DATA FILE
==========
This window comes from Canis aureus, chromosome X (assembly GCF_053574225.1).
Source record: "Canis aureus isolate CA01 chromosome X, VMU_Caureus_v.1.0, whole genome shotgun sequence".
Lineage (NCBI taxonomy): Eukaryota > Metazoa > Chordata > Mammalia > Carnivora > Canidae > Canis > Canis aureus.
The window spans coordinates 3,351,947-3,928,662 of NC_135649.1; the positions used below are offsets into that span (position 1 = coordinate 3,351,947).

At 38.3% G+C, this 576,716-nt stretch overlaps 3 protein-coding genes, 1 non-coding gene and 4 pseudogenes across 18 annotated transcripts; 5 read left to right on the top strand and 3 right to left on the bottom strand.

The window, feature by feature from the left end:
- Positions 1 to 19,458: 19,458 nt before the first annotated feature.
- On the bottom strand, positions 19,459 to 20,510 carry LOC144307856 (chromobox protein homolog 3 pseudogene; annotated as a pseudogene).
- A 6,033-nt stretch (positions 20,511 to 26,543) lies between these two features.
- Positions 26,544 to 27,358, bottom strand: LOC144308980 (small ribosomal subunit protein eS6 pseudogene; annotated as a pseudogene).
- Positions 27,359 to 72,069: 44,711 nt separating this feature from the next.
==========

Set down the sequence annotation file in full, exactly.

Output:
This window comes from Canis aureus, chromosome X (assembly GCF_053574225.1).
Source record: "Canis aureus isolate CA01 chromosome X, VMU_Caureus_v.1.0, whole genome shotgun sequence".
Lineage (NCBI taxonomy): Eukaryota > Metazoa > Chordata > Mammalia > Carnivora > Canidae > Canis > Canis aureus.
The window spans coordinates 3,351,947-3,928,662 of NC_135649.1; the positions used below are offsets into that span (position 1 = coordinate 3,351,947).

At 38.3% G+C, this 576,716-nt stretch overlaps 3 protein-coding genes, 1 non-coding gene and 4 pseudogenes across 18 annotated transcripts; 5 read left to right on the top strand and 3 right to left on the bottom strand.

The window, feature by feature from the left end:
- Positions 1 to 19,458: 19,458 nt before the first annotated feature.
- On the bottom strand, positions 19,459 to 20,510 carry LOC144307856 (chromobox protein homolog 3 pseudogene; annotated as a pseudogene).
- A 6,033-nt stretch (positions 20,511 to 26,543) lies between these two features.
- Positions 26,544 to 27,358, bottom strand: LOC144308980 (small ribosomal subunit protein eS6 pseudogene; annotated as a pseudogene).
- Positions 27,359 to 72,069: 44,711 nt separating this feature from the next.